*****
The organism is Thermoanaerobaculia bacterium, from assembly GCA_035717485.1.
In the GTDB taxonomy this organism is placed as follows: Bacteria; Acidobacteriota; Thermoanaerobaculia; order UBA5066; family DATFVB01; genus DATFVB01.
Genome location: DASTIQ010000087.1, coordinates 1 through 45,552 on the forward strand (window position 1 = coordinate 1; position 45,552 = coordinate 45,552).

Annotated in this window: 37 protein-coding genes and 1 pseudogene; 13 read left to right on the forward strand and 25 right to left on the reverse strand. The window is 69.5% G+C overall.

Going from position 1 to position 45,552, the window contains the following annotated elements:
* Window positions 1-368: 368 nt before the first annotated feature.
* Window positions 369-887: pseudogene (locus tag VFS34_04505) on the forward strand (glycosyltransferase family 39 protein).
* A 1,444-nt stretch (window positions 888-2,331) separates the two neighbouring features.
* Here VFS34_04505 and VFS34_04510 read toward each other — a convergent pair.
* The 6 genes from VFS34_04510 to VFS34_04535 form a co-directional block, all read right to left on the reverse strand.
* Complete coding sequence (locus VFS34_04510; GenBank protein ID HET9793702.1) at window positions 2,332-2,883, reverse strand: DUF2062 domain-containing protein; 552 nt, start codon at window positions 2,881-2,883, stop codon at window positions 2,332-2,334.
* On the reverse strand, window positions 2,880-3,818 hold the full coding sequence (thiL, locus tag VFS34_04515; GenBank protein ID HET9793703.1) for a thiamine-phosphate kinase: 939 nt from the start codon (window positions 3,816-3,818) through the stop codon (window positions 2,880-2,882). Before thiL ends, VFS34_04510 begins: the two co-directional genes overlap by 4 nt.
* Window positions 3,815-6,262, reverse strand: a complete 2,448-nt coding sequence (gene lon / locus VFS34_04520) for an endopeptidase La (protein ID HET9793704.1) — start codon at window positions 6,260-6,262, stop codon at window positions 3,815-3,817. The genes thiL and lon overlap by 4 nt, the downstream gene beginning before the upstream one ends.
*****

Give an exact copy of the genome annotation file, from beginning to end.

The organism is Thermoanaerobaculia bacterium, from assembly GCA_035717485.1.
In the GTDB taxonomy this organism is placed as follows: Bacteria; Acidobacteriota; Thermoanaerobaculia; order UBA5066; family DATFVB01; genus DATFVB01.
Genome location: DASTIQ010000087.1, coordinates 1 through 45,552 on the forward strand (window position 1 = coordinate 1; position 45,552 = coordinate 45,552).

Annotated in this window: 37 protein-coding genes and 1 pseudogene; 13 read left to right on the forward strand and 25 right to left on the reverse strand. The window is 69.5% G+C overall.

Going from position 1 to position 45,552, the window contains the following annotated elements:
* Window positions 1-368: 368 nt before the first annotated feature.
* Window positions 369-887: pseudogene (locus tag VFS34_04505) on the forward strand (glycosyltransferase family 39 protein).
* A 1,444-nt stretch (window positions 888-2,331) separates the two neighbouring features.
* Here VFS34_04505 and VFS34_04510 read toward each other — a convergent pair.
* The 6 genes from VFS34_04510 to VFS34_04535 form a co-directional block, all read right to left on the reverse strand.
* Complete coding sequence (locus VFS34_04510; GenBank protein ID HET9793702.1) at window positions 2,332-2,883, reverse strand: DUF2062 domain-containing protein; 552 nt, start codon at window positions 2,881-2,883, stop codon at window positions 2,332-2,334.
* On the reverse strand, window positions 2,880-3,818 hold the full coding sequence (thiL, locus tag VFS34_04515; GenBank protein ID HET9793703.1) for a thiamine-phosphate kinase: 939 nt from the start codon (window positions 3,816-3,818) through the stop codon (window positions 2,880-2,882). Before thiL ends, VFS34_04510 begins: the two co-directional genes overlap by 4 nt.
* Window positions 3,815-6,262, reverse strand: a complete 2,448-nt coding sequence (gene lon / locus VFS34_04520) for an endopeptidase La (protein ID HET9793704.1) — start codon at window positions 6,260-6,262, stop codon at window positions 3,815-3,817. The genes thiL and lon overlap by 4 nt, the downstream gene beginning before the upstream one ends.